Sunday, September 13, 2015

Now Here Is A Comment (Or Two) That Really Need More Comment and Exposure!

This popped up a few days ago:
It was a comment posted on a blog I posted on the apparent shambles we have seen with the DHS aged care portal.
Here is the original blog:
Here are the comments

Karen Dearne said...

Well this portal's lack of functionality is not due to a lack of money ... a quick check of AusTender shows that around $24 million has been spent on it to date.
The Department of Social Services, which inherited this project from DoHA, has recently increased the value of its contract with service provider APIS to $12.8m, for the period Jan 2014 to June 2016; this started out at $4.26m so that's good going just 18 months into a 2.5-year contract.
APIS has been paid a further $5.6m for its work on this project, dating back to 2012. DoHA was responsible for almost all of the development work and contracts.
PwC pocketed $4.6m for change and benefits management; KPMG got $324,000 for "provision of options" for linking the service and Healthcare Management Advisors received $241,450 to develop a cost model for aged care assessment through the gateway (a DSS contract).
McGrathNicol did the probity advisory services for $148,500; Oakton helped out with additional support for $225,300, while a Talent business analyst earned $91,000 for six months work along with a Clicks recruit who made the tea for $19,300.
Interestingly, ThinkPlace Unit Trust was paid $79,420 to create an operational blueprint for the gateway in early 2013, another $32,180 in June to finalise the operations manual "to reflect increased scope", and in July another $32,180 to get it out the door, presumably.
Seems as though they didnt bother asking any doctors, aged care people or consumers....
BTW, a quick search of tenders for "portal" or "gateway" puts this one right up there with most expensive. And it doesn't work. Genius! From the people who brought us the PCEHR
A second comment followed which also contained more than a germ of truth:

Dr Ian Colclough said...

Seems as though they didn't bother asking any doctors, aged care people or consumers....
I often wonder whether those responsible for such healthIT fiascos (heaven knows there is no shortage of them) have any idea who they are developing such systems for. Is it possible they have no idea what and who comprise their target market and potential users.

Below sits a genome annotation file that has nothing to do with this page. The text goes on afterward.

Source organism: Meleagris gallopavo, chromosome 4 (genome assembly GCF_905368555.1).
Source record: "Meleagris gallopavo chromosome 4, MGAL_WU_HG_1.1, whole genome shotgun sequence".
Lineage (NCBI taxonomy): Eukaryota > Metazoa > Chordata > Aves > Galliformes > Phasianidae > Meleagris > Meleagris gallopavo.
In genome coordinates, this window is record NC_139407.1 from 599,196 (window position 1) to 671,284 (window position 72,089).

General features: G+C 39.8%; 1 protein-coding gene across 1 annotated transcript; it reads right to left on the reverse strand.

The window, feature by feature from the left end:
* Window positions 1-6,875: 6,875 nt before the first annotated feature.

Or is it simply that they are just incapable of engaging with end users to ascertain their needs, incapable of asking questions or incapable of interpreting any information that is received if they do ask questions. Or perhaps it's simply that the air these people exist in is so rarefied that their brains, if they have any, are deprived of the vital oxygen required to sustain life
Amusingly we have now had DHS confess they messed up:

Govt admits to botching aged care website

Tessa Hoffman | 8 September, 2015 |
The Federal Government has admitted its new online aged care referrals system is flawed and has caused longer waits for vulnerable elderly patients to access vital services.
The new MyAgedCare website, launched on 1 July, was supposed to simplify referrals for aged care assessments and Home Care Packages.
But it has faced a barrage of criticism from GPs, who have labelled it unsafe and clunky.
Criticisms include that the three-page online form for aged care assessment team assessments is clunky and time-consuming because it does not marry up with practice software, forcing GPs to enter three pages of data manually, and it does not conform to national secure message delivery standards.
Last week, the RACGP hit out at the Department of Social Services (DSS), saying mistakes could have been avoided if it had consulted with grassroots GPs when developing the site.
In a statement sent to Australian Doctor on Monday, the DSS acknowledges the site’s shortcomings and says it wants to further develop MyAgedCare to assist GPs, who it says are integral to aged care.
“The department acknowledges there have been some implementation issues with the MyAgedCare rollout, including longer wait times and delays in referrals being issued.
“We are committed to improving the current approach to referrals by developing a web form specifically designed for GPs and other health professionals to make referrals, which is expected to be available in 2016," the statement said.
More here including DSS statement.
Yet again we have a Government Health related web-site that has cost lots (thanks Karen for all these fantastic details) for what is very simple functionality.
Dr Colclough is dead right - there is severe oxygen starvation surrounding the people giving us all such rubbish! I wonder will things ever improve?
David.

2 comments:

Bernard Robertson-Dunn said...

“We are committed to improving the current approach to referrals by developing a web form specifically designed for GPs and other health professionals to make referrals, which is expected to be available in 2016," the statement said.

A portal? With a web form? To be filled in manually? By highly paid and skilled health professionals? And that's an improvement?

And nobody who has been trying to implement such a brain dead idea has had the guts or smarts to point out the flaws in this?

Some ideas are so bad they should never have seen the light of day, and this is one of them. If the problem of inter-system integration is so difficult that the best solution is the lowest common denominator of typing data into a web form then that says to me that the state of this country's health information systems is bad, very bad. And adding another bad system just makes it worse.

Anonymous said...

what's the point in wasting delicious commentary if nobody is going to bring the government to account for the behaviour of the bureaucrats? Where's the outcome?